What is it about hard-won success that inspires petty souls to carping criticism and hostility? Ann Coulter is the author of seven best-selling books. Rush Limbaugh is the most successful radio broadcaster of the modern era. And yet to hear some Republicans tell it, Coulter and Limbaugh are an unmitigated liability to the GOP and the conservative cause.
Since the conclusion of last month’s Conservative Political Action Conference — where both Coulter and Limbaugh spoke to cheering crowds — these two prominent personalities have been singled out for attacks by some Republicans.
Scarcely had the applause ended for Limbaugh’s hour-plus speech Feb. 28 in the Regency Ballroom of Washington’s Omni Shoreham Hotel than Rod Dreher of the Dallas Morning News pronounced the radio talk king as having promulgated “false conservatism” that was not founded on “bedrock truths of philosophical conservatism.”
Apparently concerned that he might be eclipsed in Rush-bashing, David Frum took to the pages of Newsweek to pronounce Limbaugh “a walking stereotype of self-indulgence,” who “cannot be allowed to be the public face of the [Republican] enterprise.”
Coulter’s speech this year produced none of those “she said what?” moments that had marked her 2006 and 2007 CPAC speeches, causing conference organizers to exclude her from their 2008 schedule. Yet an improvement in Coulter’s decorum did nothing to spare her from disparagement by Sen. John McCain’s daughter. At Tina Brown’s site, the Daily Beast, Meghan McCain called Coulter “offensive, radical, insulting, and confusing…the poster woman for the most extreme side of the Republican Party.”
Why would people identifying themselves as Republicans savage these two popular conservative celebrities in such terms? Various explanations have been offered, none fully satisfactory. Still harder to fathom were those who disparaged CPAC itself as symptomatic of conservative failure.
In a column at Pajamas Media — whose online video adjunct PJTV sponsored “Conservatism 2.0” events during CPAC — blogger Rick Moran wrote, “Conservatism has become loud, obnoxious, closed-minded, and puerile,” characterized by “a vicious parochialism that eschews debate.”
Moran’s denunciation was too much for fellow blogger Jimmie Bise, Jr., who responded with a post titled, “A Tale of Two CPACs,” saying: “The conservatism I saw at CPAC was not measurably different than it was when William F. Buckley planted his feet athwart history and shouted ‘stop.'”
Bise had a point. The overwhelming majority of those who attended CPAC — and with more than 8,000 on hand, it was easily the largest in the 35-year history of the conference — seemed abundantly pleased. “Energized” was a word often heard from attendees, and the massive television coverage for Limbaugh’s speech that concluded the conference (carried live by Fox News, CNN and C-SPAN) was a tremendous publicity coup.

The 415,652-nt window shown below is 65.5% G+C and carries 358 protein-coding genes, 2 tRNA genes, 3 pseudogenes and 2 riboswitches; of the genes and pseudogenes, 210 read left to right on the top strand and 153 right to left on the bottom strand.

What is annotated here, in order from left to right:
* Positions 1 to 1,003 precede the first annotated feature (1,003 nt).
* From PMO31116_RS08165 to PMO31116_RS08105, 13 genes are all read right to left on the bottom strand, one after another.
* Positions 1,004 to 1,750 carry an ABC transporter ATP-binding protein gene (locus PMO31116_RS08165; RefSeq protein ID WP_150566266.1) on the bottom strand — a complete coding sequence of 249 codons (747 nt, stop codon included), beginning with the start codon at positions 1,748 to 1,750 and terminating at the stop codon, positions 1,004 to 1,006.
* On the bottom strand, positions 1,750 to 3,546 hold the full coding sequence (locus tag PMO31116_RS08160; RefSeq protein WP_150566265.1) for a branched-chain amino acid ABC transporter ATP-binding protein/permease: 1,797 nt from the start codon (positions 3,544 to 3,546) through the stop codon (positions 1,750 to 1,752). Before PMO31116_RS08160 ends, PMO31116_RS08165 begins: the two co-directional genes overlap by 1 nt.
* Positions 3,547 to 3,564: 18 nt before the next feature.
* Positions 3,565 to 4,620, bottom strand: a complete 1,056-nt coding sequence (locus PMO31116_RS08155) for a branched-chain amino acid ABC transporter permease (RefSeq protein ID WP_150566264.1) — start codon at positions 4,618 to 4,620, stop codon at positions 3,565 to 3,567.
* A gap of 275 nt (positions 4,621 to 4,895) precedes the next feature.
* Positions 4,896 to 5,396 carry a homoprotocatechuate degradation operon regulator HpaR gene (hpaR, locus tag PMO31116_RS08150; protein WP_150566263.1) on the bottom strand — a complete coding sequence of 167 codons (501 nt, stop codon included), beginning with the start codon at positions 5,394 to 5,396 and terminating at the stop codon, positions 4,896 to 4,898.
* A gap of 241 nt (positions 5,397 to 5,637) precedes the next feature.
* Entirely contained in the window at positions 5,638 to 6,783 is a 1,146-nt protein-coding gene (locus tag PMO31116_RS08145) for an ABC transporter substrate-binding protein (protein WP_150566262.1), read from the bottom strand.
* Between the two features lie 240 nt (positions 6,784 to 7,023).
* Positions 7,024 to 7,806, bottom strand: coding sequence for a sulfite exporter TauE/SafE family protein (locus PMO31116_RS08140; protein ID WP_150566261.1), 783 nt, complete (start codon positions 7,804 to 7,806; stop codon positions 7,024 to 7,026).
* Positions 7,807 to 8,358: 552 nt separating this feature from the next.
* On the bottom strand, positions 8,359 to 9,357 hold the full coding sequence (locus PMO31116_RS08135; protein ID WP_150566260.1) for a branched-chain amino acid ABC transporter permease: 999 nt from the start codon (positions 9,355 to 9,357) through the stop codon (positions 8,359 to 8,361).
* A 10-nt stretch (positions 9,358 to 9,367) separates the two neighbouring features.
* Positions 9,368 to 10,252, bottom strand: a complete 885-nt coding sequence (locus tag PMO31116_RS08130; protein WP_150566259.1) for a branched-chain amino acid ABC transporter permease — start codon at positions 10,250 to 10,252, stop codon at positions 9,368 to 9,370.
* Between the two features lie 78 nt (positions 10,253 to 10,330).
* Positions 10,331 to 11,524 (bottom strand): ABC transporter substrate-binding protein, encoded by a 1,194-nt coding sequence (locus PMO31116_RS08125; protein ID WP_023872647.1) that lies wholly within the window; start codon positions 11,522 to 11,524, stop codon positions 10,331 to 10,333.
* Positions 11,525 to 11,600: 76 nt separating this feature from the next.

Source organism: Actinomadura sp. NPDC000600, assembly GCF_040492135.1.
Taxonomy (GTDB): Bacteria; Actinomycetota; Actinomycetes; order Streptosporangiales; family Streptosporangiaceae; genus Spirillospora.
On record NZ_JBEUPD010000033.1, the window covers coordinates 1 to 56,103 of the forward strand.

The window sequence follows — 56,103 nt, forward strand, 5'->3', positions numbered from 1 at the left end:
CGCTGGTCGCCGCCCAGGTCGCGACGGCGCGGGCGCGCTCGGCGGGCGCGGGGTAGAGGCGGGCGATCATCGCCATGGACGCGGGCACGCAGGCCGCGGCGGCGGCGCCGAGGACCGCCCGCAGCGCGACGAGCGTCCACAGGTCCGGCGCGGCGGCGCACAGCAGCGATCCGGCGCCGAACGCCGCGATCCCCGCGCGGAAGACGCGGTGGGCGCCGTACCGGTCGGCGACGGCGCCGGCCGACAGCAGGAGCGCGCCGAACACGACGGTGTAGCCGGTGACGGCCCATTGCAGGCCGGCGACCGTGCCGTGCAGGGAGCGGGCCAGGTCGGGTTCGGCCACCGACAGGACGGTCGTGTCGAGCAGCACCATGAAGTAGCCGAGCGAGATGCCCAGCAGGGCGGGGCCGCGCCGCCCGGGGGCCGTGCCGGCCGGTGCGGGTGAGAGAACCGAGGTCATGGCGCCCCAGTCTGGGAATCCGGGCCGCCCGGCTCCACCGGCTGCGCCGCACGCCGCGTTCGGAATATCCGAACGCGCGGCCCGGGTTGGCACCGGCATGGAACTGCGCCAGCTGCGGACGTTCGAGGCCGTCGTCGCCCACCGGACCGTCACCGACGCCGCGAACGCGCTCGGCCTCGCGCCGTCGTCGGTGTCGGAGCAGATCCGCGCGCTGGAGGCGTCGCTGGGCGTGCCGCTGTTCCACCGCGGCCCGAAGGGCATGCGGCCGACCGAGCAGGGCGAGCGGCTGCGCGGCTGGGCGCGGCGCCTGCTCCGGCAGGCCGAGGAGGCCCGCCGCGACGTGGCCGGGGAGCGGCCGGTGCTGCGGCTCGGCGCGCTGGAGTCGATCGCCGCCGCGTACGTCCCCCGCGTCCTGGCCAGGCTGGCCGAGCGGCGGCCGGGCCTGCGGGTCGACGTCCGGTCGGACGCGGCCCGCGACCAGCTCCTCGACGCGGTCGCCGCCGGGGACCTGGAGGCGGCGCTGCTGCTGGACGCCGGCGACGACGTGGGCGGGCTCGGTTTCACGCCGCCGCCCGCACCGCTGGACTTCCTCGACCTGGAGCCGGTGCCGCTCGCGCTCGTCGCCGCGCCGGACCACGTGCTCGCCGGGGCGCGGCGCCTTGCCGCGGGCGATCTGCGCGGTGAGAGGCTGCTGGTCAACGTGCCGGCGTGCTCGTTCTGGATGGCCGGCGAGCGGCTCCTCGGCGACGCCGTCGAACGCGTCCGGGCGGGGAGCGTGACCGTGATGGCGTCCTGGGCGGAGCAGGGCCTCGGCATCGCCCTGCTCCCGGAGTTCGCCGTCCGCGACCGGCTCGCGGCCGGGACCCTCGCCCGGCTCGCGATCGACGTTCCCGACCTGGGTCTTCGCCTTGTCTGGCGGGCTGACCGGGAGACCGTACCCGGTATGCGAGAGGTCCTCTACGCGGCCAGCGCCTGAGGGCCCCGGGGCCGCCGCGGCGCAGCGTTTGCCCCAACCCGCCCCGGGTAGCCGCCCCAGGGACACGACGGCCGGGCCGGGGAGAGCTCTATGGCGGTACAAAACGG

What separated the pleasant experience of the majority, who applauded Coulter and Limbaugh and enjoyed the conference, and the dissatisfied misery of the critics?
Partly, it was ideological. Meghan McCain declared herself a “progressive Republican” — whatever that means in 2009 — while Dreher became famous for his 2006 book, Crunchy Cons, which denounced “Western economics” as motivated chiefly by “greed and envy.”
Envy? One could hardly blame authors like Dreher and Frum (who has written six books) for envying the best-selling success of Coulter. Yet for all her success and fame, Coulter’s income is probably only a fraction of that earned by Limbaugh, who last year signed an eight-year contract for a reported $400 million.
It is possible to detect a common refrain that the conservatism the critics didn’t like is “angry” or “loud,” that CPAC was promulgating an “orthodoxy” (Dreher) or “ideological purity” (Moran), or that “Limbaugh demands absolute deference” (Frum).
The critics, we might generalize, want a more amorphous conservative that speaks in mild, measured tones. Older readers will be forgiven if such criticisms sound familiar, resembling the Eisenhower-era “modern Republicanism” — a go-along, get along stance rejected by conservative insurgents in the 1960s, who demanded “a choice, not an echo,” in Phyllis Schlafly’s famous phrase.
Daunted by Democratic victories in 2006 and ’08, and by President Obama’s personal popularity, many of the critics doubt that the basic conservative message can produce GOP victories in 2010 or ’12.
There is something else, too: Hostile media coverage of CPAC portrayed a distorted image of the event. One person involved in staging the conference told me that, if all you knew about CPAC was what you consumed from the mainstream media, you might be excused for believing that Joe “the Plumber” Wurzelbacher and 13-year old Jonathan Krohn were the de facto leaders of conservatism.
Republicans out of power today are no more loud and angry than the Democrats of 2005 who, in the wake of Sen. John Kerry’s presidential defeat, installed Howard Dean as DNC chairman and demanded that the party fight more aggressively. However, liberal media coverage has a way of making loud, angry Republicans seem scarier than loud, angry Democrats.
Finally, most of the “energized” rank-and-file CPACers believed that the basic conservative message is sound, and believed that those like Coulter and Limbaugh who advocate the basic message are on the right track. The critics — Frum, Dreher, Moran, Meghan McCain and others — all want a conservatism that is somehow different from the basic message.
Given the small-“d” democratic nature of coalition politics, the basic-message conservative majority is in no danger of losing out to the disgruntled minority. But the disgruntled few remain disgruntled, spreading demoralization, despair and defeatism where confidence and good cheer might otherwise flourish.
If they can’t be winners, they don’t want you to win either.
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